A Walk across Uneven Ground

A Conversation with Appalachian Historian Ron Eller


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A child’s teeth riddled with cavities.
Tumbledown shacks.
Hopeless poverty.

These were some of the images that flashed across the TV screens of nearly 11 million viewers when Diane Sawyer’s 20/20 program, “A Hidden America: The Children of Appalachia,” aired last February. This documentary focused on the lives of four young Appalachians and the challenges they face as they chase after their dreams. The program elicited a broad range of responses, and there was a near-consensus that Appalachia had, once again, been stereotyped.

Ron Eller, a UK history professor and former director of the University of Kentucky Appalachian Center, was brought in by 20/20 as a consultant for this special report. Eller, who has spent the last 30 years teaching and writing about the Appalachian region—his latest book is titled Uneven Ground: Appalachia Since 1945—has always been in demand as a speaker on Appalachian issues at colleges, conferences, and community forums throughout the nation. But his life got even busier immediately after this program aired. Eller was bombarded with emails and public requests to respond to the documentary. He spoke at Union College in southeastern Kentucky and found himself in a packed auditorium talking to several hundred students. He was interviewed on talk radio, spoke at Kentucky’s Berea College, did interviews for three newspapers, and was interviewed at length by the local ABC TV affiliate—all in one week.

A few weeks after 20/20 aired, after he finally had time to breathe, I sat down with Eller in his history department office. Surrounded by books and journals, and with the frequent beep from his computer signaling, perhaps, another email request, Eller talked about his part in the 20/20 program, stereotyping, his new book, and the consequences of “modernizing” Appalachia. And in this exclusive interview for Odyssey, he also suggests some possible solutions to bridge the inequality gap in Appalachia.—Jeff Worley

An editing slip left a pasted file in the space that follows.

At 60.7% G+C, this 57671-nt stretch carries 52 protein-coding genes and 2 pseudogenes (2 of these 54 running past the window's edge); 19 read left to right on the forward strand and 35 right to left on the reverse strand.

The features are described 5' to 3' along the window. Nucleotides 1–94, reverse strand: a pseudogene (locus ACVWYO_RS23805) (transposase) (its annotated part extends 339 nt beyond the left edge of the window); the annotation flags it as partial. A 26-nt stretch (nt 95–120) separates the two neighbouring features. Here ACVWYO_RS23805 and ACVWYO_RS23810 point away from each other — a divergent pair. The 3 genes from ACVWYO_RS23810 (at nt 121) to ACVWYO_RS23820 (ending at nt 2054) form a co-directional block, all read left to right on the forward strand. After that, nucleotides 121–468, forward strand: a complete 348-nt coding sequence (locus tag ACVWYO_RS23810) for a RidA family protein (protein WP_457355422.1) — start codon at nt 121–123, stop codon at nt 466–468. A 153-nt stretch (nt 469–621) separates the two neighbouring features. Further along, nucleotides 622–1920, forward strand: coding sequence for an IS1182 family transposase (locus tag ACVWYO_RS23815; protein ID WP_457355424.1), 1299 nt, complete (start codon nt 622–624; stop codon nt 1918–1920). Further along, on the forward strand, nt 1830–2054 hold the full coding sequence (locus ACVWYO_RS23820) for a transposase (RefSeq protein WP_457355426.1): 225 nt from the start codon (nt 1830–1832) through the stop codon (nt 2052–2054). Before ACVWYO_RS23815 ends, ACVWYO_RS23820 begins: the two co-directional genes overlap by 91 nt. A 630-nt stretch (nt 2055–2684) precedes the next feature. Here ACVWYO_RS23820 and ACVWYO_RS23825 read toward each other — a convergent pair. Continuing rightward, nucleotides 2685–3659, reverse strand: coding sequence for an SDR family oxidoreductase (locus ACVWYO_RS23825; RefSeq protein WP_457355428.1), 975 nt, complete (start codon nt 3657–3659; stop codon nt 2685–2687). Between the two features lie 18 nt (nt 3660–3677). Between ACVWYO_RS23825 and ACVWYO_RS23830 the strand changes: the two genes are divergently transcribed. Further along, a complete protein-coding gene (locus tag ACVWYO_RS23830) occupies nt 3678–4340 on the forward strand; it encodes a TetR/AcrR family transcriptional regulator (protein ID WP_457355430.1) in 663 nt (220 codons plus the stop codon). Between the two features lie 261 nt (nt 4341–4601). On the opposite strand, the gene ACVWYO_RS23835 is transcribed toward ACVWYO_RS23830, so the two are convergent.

You’ve spent your entire career writing about and studying the people of Appalachia and the social and political policies of the region. Where did this intense interest come from?

I came by it naturally. I’m a descendent of eight generations of families from Appalachia and was born in southern West Virginia. I’ve always been in love with the mountains.

But you moved away from the mountains.

Yes. Because my father couldn’t find a job, we moved to Ohio in the early ’50s. Years later, in college, I took a southern history class, and all the stories about Appalachia were about people who were poor and lived in log cabins up on the hillside and played the banjo and drank moonshine and shot everybody as they walked by [laughs]. We were living in Ohio, but our family would travel back to West Virginia every other weekend, so I knew these depictions were simple stereotypes. It made me angry. So I decided I would rewrite Appalachian history from the perspective of the people in the region. And the rest, as they say, is history.

The 20/20 program. How did you become involved in this? Did one of Diane Sawyer’s “people” call you up?

I was first contacted by ABC a couple of weeks before the program was to air. The producers had finished all of their filming but were having difficulty providing the “context” for their story, and they felt they needed more information about the history of the region. Diane Sawyer decided they needed to do a taped interview with me, so they flew me to New York the weekend before the program was to air, and I was interviewed for about two hours by Diane. They ended up using only a few seconds of that interview because, I think, they were more interested in constructing an emotional story about the conditions endured by these children than in describing the context, causes and solutions to the region’s problems. But I did get the last word in the program. They quoted me saying that what Appalachia needed as much as anything else was the ability to dream about an alternative future free of the inequalities of the past.
 
What was your impression of the 20/20 program?